Science with Thanksgiving Food: Potato Porcupine

 - by KitchenPantryScientist

As a kid, I was always fascinated by stories of pieces of straw from a field being driven into  wooden planks in barns and houses by the swirling winds.

With a potato, plastic drinking straws and a glass of water, you can see for yourself how this happens.  Like drinking straws, real straw is hollow and although a potato is much softer than a piece of wood, you’ll get the picture.

You’ll need a potato and some sturdy plastic drinking straws.

Begin by soaking a potato in a glass of water for about 30 minutes to soften the skin.  We used a red, boiling potato, because that’s what I had on hand.

Then, grasp a straw tightly, near the middle and stab it into the potato as hard as you can. Try starting at different distances from the potato to see whether it makes a difference in how far the straw goes in. (You can mark it with a Sharpie and pull it out.)

We were surprised to find that, instead of breaking or bending, the straw can be driven surprisingly deep into a potato .  This happens because objects in motion, like the straw, tend to stay in motion and objects at rest, like the potato, tend to stay at rest.  (Newton’s First Law of Motion) This is called inertia.  In addition, the paper-thin edges of a drinking straw don’t offer much resistance, and potatoes are composed of around 90% water.

Candy Experiments

 - by KitchenPantryScientist

We have bags full of candy at our house, and I’d like to see them disappear as quickly as possible. Here are a few science experiments we tried, substituting candy for other ingredients:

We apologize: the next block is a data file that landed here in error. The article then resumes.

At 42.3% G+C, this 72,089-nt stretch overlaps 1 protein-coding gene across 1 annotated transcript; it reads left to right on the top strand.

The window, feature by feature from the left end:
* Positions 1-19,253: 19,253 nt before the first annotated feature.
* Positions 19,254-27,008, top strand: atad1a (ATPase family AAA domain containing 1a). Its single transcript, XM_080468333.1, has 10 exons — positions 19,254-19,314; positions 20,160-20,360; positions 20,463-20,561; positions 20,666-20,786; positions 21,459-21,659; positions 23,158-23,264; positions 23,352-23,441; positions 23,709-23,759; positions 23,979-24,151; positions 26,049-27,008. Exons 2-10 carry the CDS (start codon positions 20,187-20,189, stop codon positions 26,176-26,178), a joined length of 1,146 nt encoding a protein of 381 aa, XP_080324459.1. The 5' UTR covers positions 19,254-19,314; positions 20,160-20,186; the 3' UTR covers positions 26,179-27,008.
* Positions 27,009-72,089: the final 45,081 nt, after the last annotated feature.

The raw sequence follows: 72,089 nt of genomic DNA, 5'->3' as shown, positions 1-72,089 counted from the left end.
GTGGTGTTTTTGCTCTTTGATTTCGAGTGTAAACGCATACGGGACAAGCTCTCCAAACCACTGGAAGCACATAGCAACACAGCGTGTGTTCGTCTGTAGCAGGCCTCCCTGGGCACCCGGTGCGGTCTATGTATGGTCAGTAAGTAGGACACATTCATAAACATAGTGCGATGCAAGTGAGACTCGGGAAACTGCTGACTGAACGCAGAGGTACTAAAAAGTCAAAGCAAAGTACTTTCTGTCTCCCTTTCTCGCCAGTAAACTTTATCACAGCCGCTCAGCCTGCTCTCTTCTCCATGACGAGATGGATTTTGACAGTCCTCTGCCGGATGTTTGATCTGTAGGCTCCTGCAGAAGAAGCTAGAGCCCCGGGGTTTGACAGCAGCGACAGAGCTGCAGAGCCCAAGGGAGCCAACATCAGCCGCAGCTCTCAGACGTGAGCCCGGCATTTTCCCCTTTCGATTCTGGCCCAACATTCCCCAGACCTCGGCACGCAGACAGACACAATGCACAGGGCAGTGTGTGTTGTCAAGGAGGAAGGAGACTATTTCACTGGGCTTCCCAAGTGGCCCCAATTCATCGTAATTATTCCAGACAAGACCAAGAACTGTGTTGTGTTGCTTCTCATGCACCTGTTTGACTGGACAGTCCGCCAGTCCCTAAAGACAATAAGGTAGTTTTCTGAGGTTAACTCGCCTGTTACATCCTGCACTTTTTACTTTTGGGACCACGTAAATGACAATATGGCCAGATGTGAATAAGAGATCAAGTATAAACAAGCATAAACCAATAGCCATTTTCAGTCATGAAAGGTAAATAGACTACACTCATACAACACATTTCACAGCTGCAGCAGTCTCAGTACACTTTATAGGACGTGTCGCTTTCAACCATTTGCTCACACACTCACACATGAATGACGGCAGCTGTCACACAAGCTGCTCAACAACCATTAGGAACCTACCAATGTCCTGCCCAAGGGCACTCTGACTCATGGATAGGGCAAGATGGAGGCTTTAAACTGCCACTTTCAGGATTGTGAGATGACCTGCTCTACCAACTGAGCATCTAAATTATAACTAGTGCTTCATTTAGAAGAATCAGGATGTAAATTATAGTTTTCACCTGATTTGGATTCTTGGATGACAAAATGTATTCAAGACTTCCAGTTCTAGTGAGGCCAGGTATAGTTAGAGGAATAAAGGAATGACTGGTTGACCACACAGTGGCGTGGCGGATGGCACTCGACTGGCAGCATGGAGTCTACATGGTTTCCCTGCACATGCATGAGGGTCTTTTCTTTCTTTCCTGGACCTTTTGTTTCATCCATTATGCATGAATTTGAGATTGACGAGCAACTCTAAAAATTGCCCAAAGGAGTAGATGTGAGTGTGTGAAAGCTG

Candy Chromatography: We put candy in water and used coffee filters to separate out the colors, via capillary action.

Skittles in water with coffee filter strips between cups...

Skittles in water with coffee filter strips between cups…

Coffee filters on cups, with water dripped onto a piece of candy.

Coffee filters on cups, with water dripped onto a piece of candy.

Candy-drinking plants? We dissolved candy in warm water and added white carnations with cut/split stems to see whether they’d  change color as the flowers drew the water up into their petals.

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Candy Vegetable Vampires: We tried the same experiment with Napa Cabbage, via the Vampire Vegetables experiment in Kitchen Science Lab for Kids.

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We’re also going to freeze candy in ice and make Tie Dye milk with Skittles!

What could you try with your candy?

10 Fun Kitchen Halloween Science Experiments for Kids

 - by KitchenPantryScientist

Here are ten quick and easy experiments to make your Halloween even more fun and memorable!

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Click on these links for instructions on how to make:

Oozing Monster Heads (from Outdoor Science Lab for Kids)

Frankenworms (from Kitchen Science Lab for Kids)

Cornstarch Goo (from Kitchen Science Lab for Kids)

Mad Scientist’s Green Slime (from Kitchen Science Lab for Kids)

Alien Monster Eggs (from Kitchen Science Lab for Kids)

Magic Potion (from Kitchen Science Lab for Kids)

Bags of Blood (from Kitchen Science Lab for Kids)

Fake Blood 

Scary Jell-O Eyeballs

Vegetable Vampires (Scholastic.com/Experiment from Kitchen Science Lab for Kids)

Here are a few of my favorites!

You can find more experiments by scrolling down on my website!

Dry Ice Science

 - by KitchenPantryScientist

We had a great time playing with dry ice on WCCO TV this morning. I showed viewers how to make spooky Halloween decorations (hot water, food coloring and dry ice), carbonate beverages, inflate a balloon, and even make a spoon “sing.”